Now, take that thought and bring it to bear on today’s gospel, where Jesus describes himself as the bread of life, by whom those who partake will live for ever. We tend to hear that as descriptive of something in the future. But what if Jesus is saying something more like what Kristofic said of the Navajo: “I offer you a way of life, and those who choose to follow it will find themselves swept up here and now in the life of God, which knows no beginning, and no end?”
What if Jesus is inviting us to see ourselves not just as finite, physical beings who are born, live our lives, and then die—but as part of God’s creative drama in which all things are interwoven in one tapestry of living, and creating, and loving, and sharing, and giving? And what if the key, the point of entry, is to commit ourselves to living as he lived: always on behalf of the other, always on the side of mercy and compassion, always along the trajectory of peace and relationship?
Now, that’s not a new thought, I know. But at moments when we find our heads spinning from all that has happened, both good and bad, it is important to be reminded that we are part of something bigger than ourselves. We are part of the community of creation that both gives us everything that we have, and asks of us everything that we are.
At my niece’s wedding, I was asked to be one of two officiants. I wasn’t sure I was supposed to give a homily as part of the “ceremony” (this was a very secular wedding), but just in case, I gave one anyway. I talked about how a wedding celebrates two things in particular: the life that two people are creating together in their marriage, and the familial context which gave them birth and shaped them into who they are. It was a moment to recall that day was both about them, but also about my niece’s grandparents (my parents), who were celebrating 70 years of marriage; her other grandparents who were celebrating 60 years of marriage; and each of their parents, who were celebrating 32 years.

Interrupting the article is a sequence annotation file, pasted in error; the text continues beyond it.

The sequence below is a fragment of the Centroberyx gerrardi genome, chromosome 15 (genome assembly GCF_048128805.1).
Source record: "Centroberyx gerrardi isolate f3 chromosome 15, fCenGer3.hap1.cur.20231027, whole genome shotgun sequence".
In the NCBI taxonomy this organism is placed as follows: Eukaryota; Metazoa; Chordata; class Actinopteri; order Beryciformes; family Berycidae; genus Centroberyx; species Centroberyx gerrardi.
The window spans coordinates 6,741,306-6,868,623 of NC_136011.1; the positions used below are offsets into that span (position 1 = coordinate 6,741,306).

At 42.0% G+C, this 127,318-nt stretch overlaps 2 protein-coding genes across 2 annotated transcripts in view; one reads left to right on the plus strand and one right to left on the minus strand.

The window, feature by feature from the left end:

The point is, that who we are as individuals is shaped by the bonds of relationship and commitment that we make and with which we are surrounded. And so, I said, the recipe of “Me first” and “Me alone” is not conducive for human flourishing, either for individuals or for nations. A wedding, therefore, is in this day and age a truly prophetic act: not me first, but us together. And then, since I wasn’t sure whether I was supposed to be speaking or not, I just left it at that.
But this summer for me has been a time for reaffirmation of these primordial truths: that (as an old prayer puts it) life is eternal, and love is immortal, and death is only an horizon—and an horizon is nothing, save the limit of our sight.
Proper 12B (29 July, 2018)
St. Michael and All Angels Episcopal Church
The Rev. Carolyn W. Metzler+
1 Samuel 11:1-15; Ps. 14; Eph. 3:14-21; John 6:1-21